When did Reno's restaurant open? I have a postcard that shows it was located at 728 Gravier St. in 1910.
RENO JEAN DARET III
Joseph Reno opened his restaurant and bar in the 700 block of Gravier Street in 1907. An October 1907 advertisement in the New Orleans Item touted its private second floor dining rooms and "special lunch from 11 to 2." Later ads also highlighted its French cuisine, ladies' dining room, merchants' lunch and "polite service."
In May 1911, Mr. Reno was listed as providing catering services for the restaurant at the Southern Yacht Club. The next month it was announced that Reno, "the well-known caterer on Gravier Street," was opening a restaurant at the Spanish Fort amusement resort area. An ad in the Item promoted the new restaurant, called The Miramar. "This establishment will be conducted upon the same high plane as Reno's Famous Restaurant and Cafe," read the ad, which also promoted the new spot's "splendid accommodations for banquets and large parties, unexcelled cuisine and excellent service."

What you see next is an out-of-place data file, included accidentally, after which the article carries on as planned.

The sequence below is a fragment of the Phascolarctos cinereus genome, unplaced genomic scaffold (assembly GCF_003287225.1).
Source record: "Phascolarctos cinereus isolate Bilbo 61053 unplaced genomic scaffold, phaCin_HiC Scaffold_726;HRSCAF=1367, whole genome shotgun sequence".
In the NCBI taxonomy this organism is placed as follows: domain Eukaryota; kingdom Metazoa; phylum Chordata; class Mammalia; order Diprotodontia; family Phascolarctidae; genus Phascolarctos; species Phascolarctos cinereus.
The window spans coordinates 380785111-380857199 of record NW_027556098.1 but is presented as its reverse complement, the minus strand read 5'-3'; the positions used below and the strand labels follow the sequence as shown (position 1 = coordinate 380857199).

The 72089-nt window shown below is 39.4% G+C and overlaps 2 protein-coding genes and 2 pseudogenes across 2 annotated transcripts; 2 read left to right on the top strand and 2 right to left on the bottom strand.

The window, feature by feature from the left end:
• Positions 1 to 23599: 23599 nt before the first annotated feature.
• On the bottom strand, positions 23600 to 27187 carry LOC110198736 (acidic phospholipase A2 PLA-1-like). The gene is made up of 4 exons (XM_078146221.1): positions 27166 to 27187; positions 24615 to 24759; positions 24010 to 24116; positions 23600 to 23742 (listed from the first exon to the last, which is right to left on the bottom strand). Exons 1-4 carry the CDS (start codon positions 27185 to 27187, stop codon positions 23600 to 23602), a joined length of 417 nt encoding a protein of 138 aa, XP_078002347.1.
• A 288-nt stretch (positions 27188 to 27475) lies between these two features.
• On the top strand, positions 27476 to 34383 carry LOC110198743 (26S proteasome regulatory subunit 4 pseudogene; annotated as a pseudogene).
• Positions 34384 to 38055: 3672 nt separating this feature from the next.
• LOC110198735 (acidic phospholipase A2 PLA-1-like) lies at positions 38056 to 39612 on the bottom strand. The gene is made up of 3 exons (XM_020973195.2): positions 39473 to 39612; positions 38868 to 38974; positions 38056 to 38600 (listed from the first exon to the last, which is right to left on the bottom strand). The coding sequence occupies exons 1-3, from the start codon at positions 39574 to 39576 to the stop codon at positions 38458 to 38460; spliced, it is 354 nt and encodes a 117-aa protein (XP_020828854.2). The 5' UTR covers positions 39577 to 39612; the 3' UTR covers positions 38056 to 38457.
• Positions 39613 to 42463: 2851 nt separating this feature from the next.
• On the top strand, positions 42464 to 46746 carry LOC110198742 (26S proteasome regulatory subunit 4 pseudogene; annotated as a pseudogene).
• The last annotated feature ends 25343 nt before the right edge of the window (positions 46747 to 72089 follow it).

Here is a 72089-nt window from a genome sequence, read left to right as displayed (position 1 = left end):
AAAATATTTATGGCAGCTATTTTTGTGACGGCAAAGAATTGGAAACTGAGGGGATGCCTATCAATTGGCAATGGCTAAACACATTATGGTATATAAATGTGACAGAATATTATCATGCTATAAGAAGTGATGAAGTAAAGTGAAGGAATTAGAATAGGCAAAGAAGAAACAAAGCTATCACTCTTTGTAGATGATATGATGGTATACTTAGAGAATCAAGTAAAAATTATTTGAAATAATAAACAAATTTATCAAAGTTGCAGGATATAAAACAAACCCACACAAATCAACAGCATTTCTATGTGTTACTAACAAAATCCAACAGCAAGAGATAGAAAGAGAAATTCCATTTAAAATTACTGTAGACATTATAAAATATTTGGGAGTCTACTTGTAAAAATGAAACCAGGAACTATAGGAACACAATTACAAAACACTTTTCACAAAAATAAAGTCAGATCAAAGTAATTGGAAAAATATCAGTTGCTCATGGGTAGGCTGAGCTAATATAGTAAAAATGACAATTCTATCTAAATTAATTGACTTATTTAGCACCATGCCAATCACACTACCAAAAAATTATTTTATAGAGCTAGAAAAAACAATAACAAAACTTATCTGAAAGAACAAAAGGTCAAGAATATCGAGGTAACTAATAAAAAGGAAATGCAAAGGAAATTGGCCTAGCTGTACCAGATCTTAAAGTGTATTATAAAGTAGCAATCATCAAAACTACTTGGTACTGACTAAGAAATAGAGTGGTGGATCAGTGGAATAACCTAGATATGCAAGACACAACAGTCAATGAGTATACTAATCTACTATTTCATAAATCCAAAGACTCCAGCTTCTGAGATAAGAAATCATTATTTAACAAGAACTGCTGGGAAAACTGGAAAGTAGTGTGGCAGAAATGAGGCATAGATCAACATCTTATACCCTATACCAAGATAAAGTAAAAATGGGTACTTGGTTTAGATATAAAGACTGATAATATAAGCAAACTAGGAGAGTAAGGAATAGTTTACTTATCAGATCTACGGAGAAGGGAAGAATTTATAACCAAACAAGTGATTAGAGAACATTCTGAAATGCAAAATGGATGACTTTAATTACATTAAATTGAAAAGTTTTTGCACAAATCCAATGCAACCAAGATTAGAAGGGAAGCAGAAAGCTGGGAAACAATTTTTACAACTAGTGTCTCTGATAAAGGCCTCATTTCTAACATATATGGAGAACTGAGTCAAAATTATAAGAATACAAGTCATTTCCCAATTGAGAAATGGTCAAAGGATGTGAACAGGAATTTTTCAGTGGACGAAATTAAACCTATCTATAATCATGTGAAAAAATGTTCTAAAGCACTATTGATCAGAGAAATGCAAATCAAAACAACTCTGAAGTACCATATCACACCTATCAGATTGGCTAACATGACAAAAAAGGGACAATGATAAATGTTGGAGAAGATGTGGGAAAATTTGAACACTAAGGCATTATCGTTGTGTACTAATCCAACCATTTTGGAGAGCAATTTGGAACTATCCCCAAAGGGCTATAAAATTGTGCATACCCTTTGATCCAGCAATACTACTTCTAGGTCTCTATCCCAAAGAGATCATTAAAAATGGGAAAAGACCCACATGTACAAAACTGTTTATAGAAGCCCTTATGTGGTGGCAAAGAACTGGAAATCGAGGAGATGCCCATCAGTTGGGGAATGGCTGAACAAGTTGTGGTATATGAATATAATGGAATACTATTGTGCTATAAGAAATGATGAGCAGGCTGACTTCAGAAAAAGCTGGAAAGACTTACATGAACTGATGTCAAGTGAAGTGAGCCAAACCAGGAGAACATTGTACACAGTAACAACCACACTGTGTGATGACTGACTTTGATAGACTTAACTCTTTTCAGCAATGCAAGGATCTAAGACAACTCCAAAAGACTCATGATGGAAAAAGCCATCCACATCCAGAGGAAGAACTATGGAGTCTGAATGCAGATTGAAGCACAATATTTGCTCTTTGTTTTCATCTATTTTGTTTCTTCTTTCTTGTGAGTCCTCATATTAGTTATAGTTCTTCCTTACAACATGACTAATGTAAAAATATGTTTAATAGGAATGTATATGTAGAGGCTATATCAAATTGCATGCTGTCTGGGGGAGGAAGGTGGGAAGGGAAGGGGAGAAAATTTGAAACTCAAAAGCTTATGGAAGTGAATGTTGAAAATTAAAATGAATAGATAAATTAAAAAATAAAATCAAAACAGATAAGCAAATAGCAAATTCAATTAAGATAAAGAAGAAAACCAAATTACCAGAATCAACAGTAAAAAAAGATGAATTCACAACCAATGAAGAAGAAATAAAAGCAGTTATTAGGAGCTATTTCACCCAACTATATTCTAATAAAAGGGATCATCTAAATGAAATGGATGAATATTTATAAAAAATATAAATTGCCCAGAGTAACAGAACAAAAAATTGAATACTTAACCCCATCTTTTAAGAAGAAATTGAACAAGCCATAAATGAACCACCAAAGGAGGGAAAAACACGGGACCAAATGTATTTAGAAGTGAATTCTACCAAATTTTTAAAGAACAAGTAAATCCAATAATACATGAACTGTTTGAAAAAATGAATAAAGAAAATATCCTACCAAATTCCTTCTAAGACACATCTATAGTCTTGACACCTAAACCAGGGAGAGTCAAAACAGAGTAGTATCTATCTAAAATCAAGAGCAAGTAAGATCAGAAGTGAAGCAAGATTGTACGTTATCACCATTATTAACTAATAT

Reno's Gravier Street establishment likely benefited from its location across the street from the St. Charles Hotel, a major downtown landmark that opened in 1837. Twice destroyed by fire and rebuilt, the ornate building was a major hotel in the city for more than 125 years. It was known as the Sheraton Charles Hotel in 1965 when businessman Louis Roussel Jr. bought the property. In 1974, it was demolished to make room for a 40-story hotel that never materialized. In 1985, the Place St. Charles office building opened on the site.
It's not clear when Reno's closed, but the block now is a mix of businesses and a parking garage. Reno's became part of a restaurant row of sorts during its heyday. It was near two other eateries: Lamothe's (at 718-720 Gravier St.) and Old Hickory, at Carondelet and Gravier streets. A bar, the Stag Saloon, was located at 712 Gravier St. from 1907 to 1919. It was operated by Henry Charles Ramos, whose famous drink, the Ramos Gin Fizz, looms large in local cocktail history.